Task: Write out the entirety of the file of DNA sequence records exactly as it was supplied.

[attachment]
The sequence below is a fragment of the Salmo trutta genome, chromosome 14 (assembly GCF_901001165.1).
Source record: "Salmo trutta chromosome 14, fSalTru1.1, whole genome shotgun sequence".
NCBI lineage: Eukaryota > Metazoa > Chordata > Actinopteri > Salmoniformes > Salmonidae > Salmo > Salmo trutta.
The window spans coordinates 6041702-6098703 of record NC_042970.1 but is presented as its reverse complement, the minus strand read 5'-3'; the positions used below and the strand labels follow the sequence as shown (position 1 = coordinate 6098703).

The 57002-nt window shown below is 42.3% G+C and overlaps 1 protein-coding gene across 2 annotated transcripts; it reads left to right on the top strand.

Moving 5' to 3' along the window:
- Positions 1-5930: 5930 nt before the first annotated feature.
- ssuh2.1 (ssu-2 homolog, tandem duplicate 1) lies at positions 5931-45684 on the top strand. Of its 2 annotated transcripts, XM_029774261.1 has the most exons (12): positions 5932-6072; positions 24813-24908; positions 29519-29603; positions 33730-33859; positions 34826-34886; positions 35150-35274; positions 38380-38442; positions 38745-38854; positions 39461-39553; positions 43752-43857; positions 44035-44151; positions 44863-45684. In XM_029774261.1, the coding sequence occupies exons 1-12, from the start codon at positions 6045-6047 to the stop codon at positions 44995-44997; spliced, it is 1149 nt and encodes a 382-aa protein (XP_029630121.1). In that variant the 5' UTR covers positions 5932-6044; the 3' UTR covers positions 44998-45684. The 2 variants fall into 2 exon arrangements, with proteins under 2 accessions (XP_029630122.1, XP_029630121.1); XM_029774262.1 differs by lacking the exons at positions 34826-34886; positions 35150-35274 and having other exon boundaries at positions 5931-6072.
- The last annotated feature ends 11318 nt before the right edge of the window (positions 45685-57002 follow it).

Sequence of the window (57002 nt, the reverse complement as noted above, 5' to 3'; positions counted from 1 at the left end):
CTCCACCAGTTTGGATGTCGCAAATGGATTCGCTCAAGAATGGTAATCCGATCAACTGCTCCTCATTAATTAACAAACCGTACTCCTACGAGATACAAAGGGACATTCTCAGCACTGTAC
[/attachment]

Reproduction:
The sequence below is a fragment of the Salmo trutta genome, chromosome 14 (assembly GCF_901001165.1).
Source record: "Salmo trutta chromosome 14, fSalTru1.1, whole genome shotgun sequence".
NCBI lineage: Eukaryota > Metazoa > Chordata > Actinopteri > Salmoniformes > Salmonidae > Salmo > Salmo trutta.
The window spans coordinates 6041702-6098703 of record NC_042970.1 but is presented as its reverse complement, the minus strand read 5'-3'; the positions used below and the strand labels follow the sequence as shown (position 1 = coordinate 6098703).

The 57002-nt window shown below is 42.3% G+C and overlaps 1 protein-coding gene across 2 annotated transcripts; it reads left to right on the top strand.

Moving 5' to 3' along the window:
- Positions 1-5930: 5930 nt before the first annotated feature.
- ssuh2.1 (ssu-2 homolog, tandem duplicate 1) lies at positions 5931-45684 on the top strand. Of its 2 annotated transcripts, XM_029774261.1 has the most exons (12): positions 5932-6072; positions 24813-24908; positions 29519-29603; positions 33730-33859; positions 34826-34886; positions 35150-35274; positions 38380-38442; positions 38745-38854; positions 39461-39553; positions 43752-43857; positions 44035-44151; positions 44863-45684. In XM_029774261.1, the coding sequence occupies exons 1-12, from the start codon at positions 6045-6047 to the stop codon at positions 44995-44997; spliced, it is 1149 nt and encodes a 382-aa protein (XP_029630121.1). In that variant the 5' UTR covers positions 5932-6044; the 3' UTR covers positions 44998-45684. The 2 variants fall into 2 exon arrangements, with proteins under 2 accessions (XP_029630122.1, XP_029630121.1); XM_029774262.1 differs by lacking the exons at positions 34826-34886; positions 35150-35274 and having other exon boundaries at positions 5931-6072.
- The last annotated feature ends 11318 nt before the right edge of the window (positions 45685-57002 follow it).

Sequence of the window (57002 nt, the reverse complement as noted above, 5' to 3'; positions counted from 1 at the left end):
CTCCACCAGTTTGGATGTCGCAAATGGATTCGCTCAAGAATGGTAATCCGATCAACTGCTCCTCATTAATTAACAAACCGTACTCCTACGAGATACAAAGGGACATTCTCAGCACTGTAC